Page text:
The first phase of the Government’s controversial Immigration Act is due to be trialled in parts of the West Midlands from this December. Landlords in Birmingham, Walsall, Dudley, Sandwell, and Wolverhampton will be the first to enforce the new requirements.
A Home Office spokesperson said that the West Midlands was chosen as the trial area for the scheme due to its large population size and diversity.
The Immigration Act 2014
The Immigration Act 2014 is designed to stamp out and deprive illegal migrants from the UK and deprive them of any services that they are not entitled to. Under the Act, landlords are permitted to check the immigration status of all new or potential tenants. Failure to do so could result in fines of up to £3,000.
Code of Practice
Amidst an angry response from landlords, the Home Office issued an official code of practice, in an attempt to ensure that there is no discrimination when conducting checks. All new tenants should be subject to eligibility checks, apart from landlords’ immediate family members or tenants under the age of 18.
Immigration Checks Launch in West Midlands
Landlords will be responsible for checking evidence of a person’s identity and citizenship, in order to comply with the new legislation. Permitted documents that can be used to prove eligibility to reside in the UK include passports or biometric residence permits. Documentation must be copied by the landlord and kept for a period of 12 months after the tenancy agreement has ended.
Despite opposition from landlords and leading industry organisations, the Government looks set to continue with their plan to roll out the scheme across the UK from next year. Landlords believe that they are effectively being asked to take on the roll of the UK Border Agency, something that they feel is grossly unfair.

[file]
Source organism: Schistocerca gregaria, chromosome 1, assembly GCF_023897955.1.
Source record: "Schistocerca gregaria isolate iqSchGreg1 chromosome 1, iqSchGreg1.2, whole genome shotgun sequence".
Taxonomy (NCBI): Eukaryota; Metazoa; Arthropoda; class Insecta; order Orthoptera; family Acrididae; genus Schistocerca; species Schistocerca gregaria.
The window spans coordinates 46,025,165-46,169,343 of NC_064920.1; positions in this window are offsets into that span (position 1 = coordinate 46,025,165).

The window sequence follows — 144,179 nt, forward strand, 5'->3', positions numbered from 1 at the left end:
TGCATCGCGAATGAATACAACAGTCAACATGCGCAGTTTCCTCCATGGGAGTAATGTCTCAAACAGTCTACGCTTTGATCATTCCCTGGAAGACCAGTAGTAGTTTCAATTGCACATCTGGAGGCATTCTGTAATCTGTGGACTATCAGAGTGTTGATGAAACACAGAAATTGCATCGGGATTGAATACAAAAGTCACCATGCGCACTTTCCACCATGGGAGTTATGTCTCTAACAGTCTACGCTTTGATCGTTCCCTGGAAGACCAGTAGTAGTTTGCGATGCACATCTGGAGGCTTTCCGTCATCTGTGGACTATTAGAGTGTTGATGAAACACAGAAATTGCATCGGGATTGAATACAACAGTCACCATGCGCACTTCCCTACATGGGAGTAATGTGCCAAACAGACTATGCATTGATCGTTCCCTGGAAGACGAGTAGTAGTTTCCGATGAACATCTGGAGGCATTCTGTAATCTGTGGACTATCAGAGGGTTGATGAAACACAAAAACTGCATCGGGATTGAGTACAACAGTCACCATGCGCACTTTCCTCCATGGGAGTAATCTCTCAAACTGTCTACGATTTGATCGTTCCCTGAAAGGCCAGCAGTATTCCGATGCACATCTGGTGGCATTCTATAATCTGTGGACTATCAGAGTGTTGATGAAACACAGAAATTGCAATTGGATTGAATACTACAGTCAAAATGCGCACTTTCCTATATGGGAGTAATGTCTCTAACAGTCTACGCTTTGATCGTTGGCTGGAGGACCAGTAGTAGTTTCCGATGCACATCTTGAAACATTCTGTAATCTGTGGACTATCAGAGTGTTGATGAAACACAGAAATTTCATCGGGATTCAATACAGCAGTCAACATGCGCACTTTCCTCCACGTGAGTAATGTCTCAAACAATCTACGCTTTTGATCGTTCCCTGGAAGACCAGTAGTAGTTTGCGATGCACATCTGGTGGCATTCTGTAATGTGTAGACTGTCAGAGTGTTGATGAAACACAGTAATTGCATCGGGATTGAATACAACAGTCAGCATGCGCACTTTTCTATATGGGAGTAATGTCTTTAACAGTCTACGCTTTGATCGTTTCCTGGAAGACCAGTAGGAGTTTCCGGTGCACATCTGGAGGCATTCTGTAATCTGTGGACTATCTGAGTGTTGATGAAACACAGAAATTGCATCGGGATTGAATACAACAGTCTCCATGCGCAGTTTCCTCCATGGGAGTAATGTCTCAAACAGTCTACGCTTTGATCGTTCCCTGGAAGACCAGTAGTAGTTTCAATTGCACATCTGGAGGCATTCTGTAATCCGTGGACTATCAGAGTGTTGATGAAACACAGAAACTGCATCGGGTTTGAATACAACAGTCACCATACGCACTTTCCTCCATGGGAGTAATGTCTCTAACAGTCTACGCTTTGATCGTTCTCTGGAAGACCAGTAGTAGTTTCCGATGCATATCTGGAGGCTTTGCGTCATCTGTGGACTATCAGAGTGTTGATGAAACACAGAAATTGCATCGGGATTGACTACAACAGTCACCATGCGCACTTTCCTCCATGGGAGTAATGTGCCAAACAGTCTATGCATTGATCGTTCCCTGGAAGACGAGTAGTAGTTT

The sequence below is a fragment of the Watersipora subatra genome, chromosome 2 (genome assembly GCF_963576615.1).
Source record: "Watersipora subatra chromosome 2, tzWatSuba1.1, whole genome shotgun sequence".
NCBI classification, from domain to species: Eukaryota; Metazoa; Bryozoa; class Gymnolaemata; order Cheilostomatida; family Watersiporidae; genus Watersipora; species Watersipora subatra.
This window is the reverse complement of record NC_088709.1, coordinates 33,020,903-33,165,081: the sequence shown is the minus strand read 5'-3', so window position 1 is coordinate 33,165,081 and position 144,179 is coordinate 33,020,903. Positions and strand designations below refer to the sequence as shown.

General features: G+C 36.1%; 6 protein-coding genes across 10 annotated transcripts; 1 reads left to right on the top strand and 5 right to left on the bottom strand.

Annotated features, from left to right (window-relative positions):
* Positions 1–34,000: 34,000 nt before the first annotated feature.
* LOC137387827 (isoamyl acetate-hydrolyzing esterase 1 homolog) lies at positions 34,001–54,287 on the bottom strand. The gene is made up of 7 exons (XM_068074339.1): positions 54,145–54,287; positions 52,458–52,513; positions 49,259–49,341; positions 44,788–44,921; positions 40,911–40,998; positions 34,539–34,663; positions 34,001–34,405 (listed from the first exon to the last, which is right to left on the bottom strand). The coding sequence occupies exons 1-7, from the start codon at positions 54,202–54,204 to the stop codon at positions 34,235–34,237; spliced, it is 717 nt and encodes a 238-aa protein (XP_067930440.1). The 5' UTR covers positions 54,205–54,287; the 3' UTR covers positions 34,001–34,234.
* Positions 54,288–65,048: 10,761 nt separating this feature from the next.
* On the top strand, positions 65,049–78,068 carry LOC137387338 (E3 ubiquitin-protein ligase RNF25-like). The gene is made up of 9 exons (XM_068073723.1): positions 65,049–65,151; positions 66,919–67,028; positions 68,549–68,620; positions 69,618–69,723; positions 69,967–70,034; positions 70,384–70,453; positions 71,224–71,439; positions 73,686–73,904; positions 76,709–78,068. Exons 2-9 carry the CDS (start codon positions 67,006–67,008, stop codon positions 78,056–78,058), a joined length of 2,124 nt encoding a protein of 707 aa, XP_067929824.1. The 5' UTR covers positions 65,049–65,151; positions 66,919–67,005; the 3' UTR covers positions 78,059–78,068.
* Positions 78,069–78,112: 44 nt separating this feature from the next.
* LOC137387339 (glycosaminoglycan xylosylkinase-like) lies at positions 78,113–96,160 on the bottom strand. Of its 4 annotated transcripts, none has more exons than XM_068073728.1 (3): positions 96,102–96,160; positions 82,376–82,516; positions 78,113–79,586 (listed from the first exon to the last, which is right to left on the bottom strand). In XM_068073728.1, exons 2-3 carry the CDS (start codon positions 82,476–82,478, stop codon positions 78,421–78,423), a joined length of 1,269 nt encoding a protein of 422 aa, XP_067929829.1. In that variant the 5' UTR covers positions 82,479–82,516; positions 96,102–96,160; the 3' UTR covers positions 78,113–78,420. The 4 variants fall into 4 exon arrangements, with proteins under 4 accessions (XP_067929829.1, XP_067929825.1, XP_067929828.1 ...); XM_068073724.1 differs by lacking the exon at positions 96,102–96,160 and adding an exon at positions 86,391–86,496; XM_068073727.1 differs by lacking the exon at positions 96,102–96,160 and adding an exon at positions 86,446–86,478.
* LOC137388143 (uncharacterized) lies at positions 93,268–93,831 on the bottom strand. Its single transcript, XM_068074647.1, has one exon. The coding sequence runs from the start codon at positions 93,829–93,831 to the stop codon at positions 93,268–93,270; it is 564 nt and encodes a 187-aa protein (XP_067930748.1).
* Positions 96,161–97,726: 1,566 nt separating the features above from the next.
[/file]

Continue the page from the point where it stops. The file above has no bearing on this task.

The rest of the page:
There is also scepticism on the Home Offices’ promise that a landlord checking service will respond to status inquiries within two working days, for tenants who have outstanding immigration applications.
Student tenants that have been directly nominated by local authorities, colleges or hostels are exempt from new immigration status checks. This is due to the fact that additional checks would duplicate existing research.
The Immigration Act 2014 and its attributed responsibilities are part of the coalition Government’s crackdown on immigration. More measures included in the crackdown include revoking driving licenses, reporting sham marriages and harsher fines for companies that knowingly employ illegal immigrants.
The immigration minister, James Brokenshire, defended the introduction of the bill, stating: “The right to rent checks will be quick and simple, but will make it more difficult for immigration offenders to stay in the country when they have no right to be here.” He also says that the new rules “will act as a new line of attack against unscrupulous landlords who exploit people by renting out substandard, overcrowded and unsafe accommodation.”
Brokenshire also promises: “Landlords in the West Midlands will have all the advice and support they need in advance of the checks going live on 1st December.”